AuthorizedPrincipalsFile /etc/ssh/%u_roles

Restart the OpenSSH service by running systemctl restart sshd for the settings to take effect.

iii. Set up the authorized roles for each user

The short-lived signed SSH certificate that is delivered by the desktop app contains the authenticated user’s roles embedded in the certificates Principals field. We can create an AuthorizedPrincipalsFile for each user which OpenSSH will check against to allow role-based access to the server.

For example, say the user ubuntu exists on the server and the contractor role has been configured through the Command Center in Step A. Now, you can create the authorized principals file for the ubuntu user at /etc/ssh/ubuntu_roles to say:


This means that end users with the role contractor can SSH into your server as the ubuntu user.

Additional authorized roles can be added by appending new lines to this file, and additional users can be configured by creating authorized principals files for each user at /etc/ssh/<username>_roles.

The target user must already exist on the system and only users with an authorized principals file will be able to authenticate with an SSH certificate. For more advanced configurations (such as automatic home directory creation, root checking, and auditing) please see Advanced Configurations.

6. Update the Service Definition

Return to the Hosted Service you defined in Step-3, and update the Desktop App Settings section to indicate that user connections to this Service should “Use both the TrustCert and the SSHCert”.

The will tell the Desktop App to correctly set up the entry in the end user’s SSH config file to also use the SSHCert.

7. Connect via the desktop app

Now, when the end user clicks “Activate”, the Desktop App will add an entry to SSH config file located in ~/.ssh/config so connections will use both the TrustCert and SSHCert.

The user can continue to access the SSH Server as:


OpenSSH will automatically validate the signed SSH certificate using SSH CA public key and enforce the roles as configured on the server.

Additional Notes

The desktop app stores short-lived cryptographic certs and key files in a specific directory depending on your Operating System:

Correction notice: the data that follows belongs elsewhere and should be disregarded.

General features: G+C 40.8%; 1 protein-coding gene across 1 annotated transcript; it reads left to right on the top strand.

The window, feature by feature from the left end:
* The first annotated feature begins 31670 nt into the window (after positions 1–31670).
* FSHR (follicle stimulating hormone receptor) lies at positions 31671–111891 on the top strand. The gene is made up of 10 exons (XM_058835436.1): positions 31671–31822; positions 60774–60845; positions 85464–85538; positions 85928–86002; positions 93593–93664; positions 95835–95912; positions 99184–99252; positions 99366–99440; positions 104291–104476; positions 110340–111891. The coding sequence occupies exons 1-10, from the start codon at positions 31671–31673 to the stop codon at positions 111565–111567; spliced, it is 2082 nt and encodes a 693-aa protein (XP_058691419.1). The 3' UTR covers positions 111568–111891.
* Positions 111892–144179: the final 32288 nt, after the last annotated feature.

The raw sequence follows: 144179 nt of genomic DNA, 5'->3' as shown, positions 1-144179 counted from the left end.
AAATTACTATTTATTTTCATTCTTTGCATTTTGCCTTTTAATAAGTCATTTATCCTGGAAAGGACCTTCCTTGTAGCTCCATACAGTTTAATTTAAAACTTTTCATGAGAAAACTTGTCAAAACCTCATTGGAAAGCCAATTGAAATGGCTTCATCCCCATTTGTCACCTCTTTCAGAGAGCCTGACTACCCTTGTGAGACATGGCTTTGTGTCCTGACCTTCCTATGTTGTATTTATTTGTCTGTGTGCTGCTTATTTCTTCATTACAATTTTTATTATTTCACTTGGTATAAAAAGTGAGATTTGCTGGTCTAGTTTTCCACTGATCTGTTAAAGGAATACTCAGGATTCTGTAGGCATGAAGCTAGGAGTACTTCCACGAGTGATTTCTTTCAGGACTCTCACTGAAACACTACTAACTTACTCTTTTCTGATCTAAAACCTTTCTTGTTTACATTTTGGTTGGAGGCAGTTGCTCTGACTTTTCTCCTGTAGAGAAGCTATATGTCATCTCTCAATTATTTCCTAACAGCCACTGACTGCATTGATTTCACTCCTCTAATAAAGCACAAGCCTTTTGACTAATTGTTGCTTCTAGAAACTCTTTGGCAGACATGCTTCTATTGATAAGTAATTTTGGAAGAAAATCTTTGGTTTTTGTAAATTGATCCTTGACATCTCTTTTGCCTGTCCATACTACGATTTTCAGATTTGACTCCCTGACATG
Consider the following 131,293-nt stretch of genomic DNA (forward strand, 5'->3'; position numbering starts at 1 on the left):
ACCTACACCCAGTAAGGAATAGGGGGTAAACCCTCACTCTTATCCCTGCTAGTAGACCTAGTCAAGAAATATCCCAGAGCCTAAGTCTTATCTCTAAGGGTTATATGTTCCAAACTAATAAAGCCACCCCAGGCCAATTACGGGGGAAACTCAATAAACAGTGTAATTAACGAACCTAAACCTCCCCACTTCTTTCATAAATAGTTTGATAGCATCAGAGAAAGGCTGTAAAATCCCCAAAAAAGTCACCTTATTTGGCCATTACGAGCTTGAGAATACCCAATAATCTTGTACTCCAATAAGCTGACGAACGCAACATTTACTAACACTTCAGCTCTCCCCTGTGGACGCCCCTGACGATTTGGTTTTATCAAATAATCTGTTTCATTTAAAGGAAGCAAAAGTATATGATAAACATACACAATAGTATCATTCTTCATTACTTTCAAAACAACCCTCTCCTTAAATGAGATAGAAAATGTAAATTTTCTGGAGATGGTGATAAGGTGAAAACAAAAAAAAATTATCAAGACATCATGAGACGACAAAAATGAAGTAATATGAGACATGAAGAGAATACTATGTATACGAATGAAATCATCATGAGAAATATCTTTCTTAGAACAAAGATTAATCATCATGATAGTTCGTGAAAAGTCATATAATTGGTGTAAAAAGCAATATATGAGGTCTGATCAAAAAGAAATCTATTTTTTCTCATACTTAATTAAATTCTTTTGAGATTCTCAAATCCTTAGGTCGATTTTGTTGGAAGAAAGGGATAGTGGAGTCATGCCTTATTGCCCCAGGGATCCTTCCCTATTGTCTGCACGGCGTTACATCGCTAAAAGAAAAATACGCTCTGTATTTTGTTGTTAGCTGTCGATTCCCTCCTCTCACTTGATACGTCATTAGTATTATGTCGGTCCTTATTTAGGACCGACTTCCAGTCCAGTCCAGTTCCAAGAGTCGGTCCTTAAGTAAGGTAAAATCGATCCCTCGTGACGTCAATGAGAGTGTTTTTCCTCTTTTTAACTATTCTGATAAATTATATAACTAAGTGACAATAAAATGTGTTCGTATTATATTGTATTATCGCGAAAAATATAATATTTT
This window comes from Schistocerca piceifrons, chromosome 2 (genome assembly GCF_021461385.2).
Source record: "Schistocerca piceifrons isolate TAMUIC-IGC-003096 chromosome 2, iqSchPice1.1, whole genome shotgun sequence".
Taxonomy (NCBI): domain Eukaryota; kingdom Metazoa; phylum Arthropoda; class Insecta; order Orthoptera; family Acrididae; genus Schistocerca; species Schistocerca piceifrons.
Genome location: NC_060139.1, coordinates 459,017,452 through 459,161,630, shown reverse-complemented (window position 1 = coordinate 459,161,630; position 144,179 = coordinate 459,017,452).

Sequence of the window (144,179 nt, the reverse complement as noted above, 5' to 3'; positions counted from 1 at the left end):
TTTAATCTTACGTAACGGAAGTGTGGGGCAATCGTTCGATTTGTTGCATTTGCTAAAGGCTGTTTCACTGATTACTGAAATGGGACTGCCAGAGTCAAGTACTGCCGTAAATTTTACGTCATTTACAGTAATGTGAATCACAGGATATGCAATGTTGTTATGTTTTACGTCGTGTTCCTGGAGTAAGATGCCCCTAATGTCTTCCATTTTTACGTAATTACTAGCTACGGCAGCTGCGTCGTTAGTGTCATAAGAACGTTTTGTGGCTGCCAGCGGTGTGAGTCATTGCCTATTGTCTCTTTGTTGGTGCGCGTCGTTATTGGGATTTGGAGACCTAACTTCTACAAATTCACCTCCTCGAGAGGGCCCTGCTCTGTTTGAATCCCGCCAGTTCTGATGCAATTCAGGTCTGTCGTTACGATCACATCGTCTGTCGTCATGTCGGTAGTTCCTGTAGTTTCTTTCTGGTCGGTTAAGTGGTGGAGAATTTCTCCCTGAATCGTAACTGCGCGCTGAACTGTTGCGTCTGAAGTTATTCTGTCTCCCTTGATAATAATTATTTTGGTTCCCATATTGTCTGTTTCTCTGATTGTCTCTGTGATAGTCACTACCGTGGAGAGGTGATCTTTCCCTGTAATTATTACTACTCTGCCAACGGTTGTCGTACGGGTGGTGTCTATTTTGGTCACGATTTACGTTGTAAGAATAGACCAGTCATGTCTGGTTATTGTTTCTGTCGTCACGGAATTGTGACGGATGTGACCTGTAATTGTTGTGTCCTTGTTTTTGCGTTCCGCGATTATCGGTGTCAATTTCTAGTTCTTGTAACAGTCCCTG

Operating System Short-lived Certificate Location
macOS $HOME/Library/Application\ Support/banyanapp/
Windows %APPDATA%\Roaming\banyanapp
Linux ~/.config/banyanapp

You can use standard openssl and ssh-keygen commands to examine the short-lived certificates.

$> openssl x509 -in login-cert.pem -noout -text

        Version: 3 (0x2)
        Serial Number:
        Signature Algorithm: sha512WithRSAEncryption
        Issuer: O = novpntest, OU = Certificate Authority, CN = testorg Banyan Private Root CA
            Not Before: Jul  2 04:57:00 2020 GMT
            Not After : Jul  3 03:57:00 2020 GMT
        Subject: OU = "Banyan Client", CN = Banyan Client
        Subject Public Key Info:
            Public Key Algorithm: rsaEncryption
                RSA Public-Key: (2048 bit)

$> ssh-keygen -L -f
        Type: user certificate
        Public key: RSA-CERT SHA256:yv/nypkONDQF+rS8pJd5pJvItB7Y7wol1KjJfIxhMdE
        Signing CA: RSA SHA256:LGvtbCthk48jqxuggCJKAw6stao7VDIvd2OuRipczcs
        Key ID: " ABCD8BL00KH"
        Serial: 0
        Valid: from 2020-07-01T22:02:21 to 2020-07-02T21:02:21
        Critical Options: (none)

The desktop app also updates the SSH Config file with the correct setting to access your SSH servers. The location of the SSH Config file depends on the Operating System of the device:

Operating System SSH Config File Location
macOS $HOME/.ssh/config
Windows %USERPROFILE%\.ssh\config
Linux $HOME/.ssh/config